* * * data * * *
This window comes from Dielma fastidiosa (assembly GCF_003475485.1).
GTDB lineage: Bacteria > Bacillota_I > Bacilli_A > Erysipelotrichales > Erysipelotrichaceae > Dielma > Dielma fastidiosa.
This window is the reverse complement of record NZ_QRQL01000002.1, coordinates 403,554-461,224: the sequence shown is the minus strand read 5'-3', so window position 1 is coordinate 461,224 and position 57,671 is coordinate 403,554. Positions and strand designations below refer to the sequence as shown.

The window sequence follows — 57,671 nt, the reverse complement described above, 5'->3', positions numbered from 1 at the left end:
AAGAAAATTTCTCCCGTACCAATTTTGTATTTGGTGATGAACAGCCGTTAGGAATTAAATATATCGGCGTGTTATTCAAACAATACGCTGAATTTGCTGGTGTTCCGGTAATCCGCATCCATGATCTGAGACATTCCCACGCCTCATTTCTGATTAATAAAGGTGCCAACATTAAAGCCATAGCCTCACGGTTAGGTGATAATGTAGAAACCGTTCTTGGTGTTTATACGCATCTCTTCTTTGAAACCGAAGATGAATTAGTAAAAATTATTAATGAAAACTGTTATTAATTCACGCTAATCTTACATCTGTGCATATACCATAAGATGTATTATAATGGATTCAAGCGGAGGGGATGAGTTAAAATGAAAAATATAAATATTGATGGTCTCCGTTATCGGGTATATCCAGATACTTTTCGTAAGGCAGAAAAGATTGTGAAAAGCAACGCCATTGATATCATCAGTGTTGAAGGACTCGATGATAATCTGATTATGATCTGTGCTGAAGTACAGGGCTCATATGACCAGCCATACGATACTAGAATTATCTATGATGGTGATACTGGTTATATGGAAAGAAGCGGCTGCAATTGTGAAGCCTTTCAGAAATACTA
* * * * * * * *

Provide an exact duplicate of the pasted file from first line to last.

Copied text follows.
This window comes from Dielma fastidiosa (assembly GCF_003475485.1).
GTDB lineage: Bacteria > Bacillota_I > Bacilli_A > Erysipelotrichales > Erysipelotrichaceae > Dielma > Dielma fastidiosa.
This window is the reverse complement of record NZ_QRQL01000002.1, coordinates 403,554-461,224: the sequence shown is the minus strand read 5'-3', so window position 1 is coordinate 461,224 and position 57,671 is coordinate 403,554. Positions and strand designations below refer to the sequence as shown.

The window sequence follows — 57,671 nt, the reverse complement described above, 5'->3', positions numbered from 1 at the left end:
AAGAAAATTTCTCCCGTACCAATTTTGTATTTGGTGATGAACAGCCGTTAGGAATTAAATATATCGGCGTGTTATTCAAACAATACGCTGAATTTGCTGGTGTTCCGGTAATCCGCATCCATGATCTGAGACATTCCCACGCCTCATTTCTGATTAATAAAGGTGCCAACATTAAAGCCATAGCCTCACGGTTAGGTGATAATGTAGAAACCGTTCTTGGTGTTTATACGCATCTCTTCTTTGAAACCGAAGATGAATTAGTAAAAATTATTAATGAAAACTGTTATTAATTCACGCTAATCTTACATCTGTGCATATACCATAAGATGTATTATAATGGATTCAAGCGGAGGGGATGAGTTAAAATGAAAAATATAAATATTGATGGTCTCCGTTATCGGGTATATCCAGATACTTTTCGTAAGGCAGAAAAGATTGTGAAAAGCAACGCCATTGATATCATCAGTGTTGAAGGACTCGATGATAATCTGATTATGATCTGTGCTGAAGTACAGGGCTCATATGACCAGCCATACGATACTAGAATTATCTATGATGGTGATACTGGTTATATGGAAAGAAGCGGCTGCAATTGTGAAGCCTTTCAGAAATACTA